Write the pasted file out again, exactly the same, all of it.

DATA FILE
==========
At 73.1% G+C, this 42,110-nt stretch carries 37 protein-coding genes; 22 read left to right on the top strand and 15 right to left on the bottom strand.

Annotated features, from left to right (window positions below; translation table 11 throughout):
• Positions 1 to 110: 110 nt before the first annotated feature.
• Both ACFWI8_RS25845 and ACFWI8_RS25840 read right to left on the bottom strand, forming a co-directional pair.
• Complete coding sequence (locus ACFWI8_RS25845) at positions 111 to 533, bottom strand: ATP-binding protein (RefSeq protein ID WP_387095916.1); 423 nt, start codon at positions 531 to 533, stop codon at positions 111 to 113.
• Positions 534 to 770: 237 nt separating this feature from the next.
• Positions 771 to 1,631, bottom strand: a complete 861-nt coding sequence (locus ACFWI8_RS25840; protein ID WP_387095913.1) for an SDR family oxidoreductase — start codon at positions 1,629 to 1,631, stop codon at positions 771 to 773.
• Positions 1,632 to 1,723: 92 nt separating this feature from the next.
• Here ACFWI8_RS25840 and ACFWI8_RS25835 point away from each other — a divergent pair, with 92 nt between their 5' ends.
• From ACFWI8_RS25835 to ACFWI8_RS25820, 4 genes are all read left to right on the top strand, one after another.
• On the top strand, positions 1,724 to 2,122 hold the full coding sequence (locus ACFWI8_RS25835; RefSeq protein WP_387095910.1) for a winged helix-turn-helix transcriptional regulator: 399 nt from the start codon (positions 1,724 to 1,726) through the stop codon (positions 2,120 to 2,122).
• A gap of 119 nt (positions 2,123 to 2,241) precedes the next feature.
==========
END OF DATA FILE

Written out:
At 73.1% G+C, this 42,110-nt stretch carries 37 protein-coding genes; 22 read left to right on the top strand and 15 right to left on the bottom strand.

Annotated features, from left to right (window positions below; translation table 11 throughout):
• Positions 1 to 110: 110 nt before the first annotated feature.
• Both ACFWI8_RS25845 and ACFWI8_RS25840 read right to left on the bottom strand, forming a co-directional pair.
• Complete coding sequence (locus ACFWI8_RS25845) at positions 111 to 533, bottom strand: ATP-binding protein (RefSeq protein ID WP_387095916.1); 423 nt, start codon at positions 531 to 533, stop codon at positions 111 to 113.
• Positions 534 to 770: 237 nt separating this feature from the next.
• Positions 771 to 1,631, bottom strand: a complete 861-nt coding sequence (locus ACFWI8_RS25840; protein ID WP_387095913.1) for an SDR family oxidoreductase — start codon at positions 1,629 to 1,631, stop codon at positions 771 to 773.
• Positions 1,632 to 1,723: 92 nt separating this feature from the next.
• Here ACFWI8_RS25840 and ACFWI8_RS25835 point away from each other — a divergent pair, with 92 nt between their 5' ends.
• From ACFWI8_RS25835 to ACFWI8_RS25820, 4 genes are all read left to right on the top strand, one after another.
• On the top strand, positions 1,724 to 2,122 hold the full coding sequence (locus ACFWI8_RS25835; RefSeq protein WP_387095910.1) for a winged helix-turn-helix transcriptional regulator: 399 nt from the start codon (positions 1,724 to 1,726) through the stop codon (positions 2,120 to 2,122).
• A gap of 119 nt (positions 2,123 to 2,241) precedes the next feature.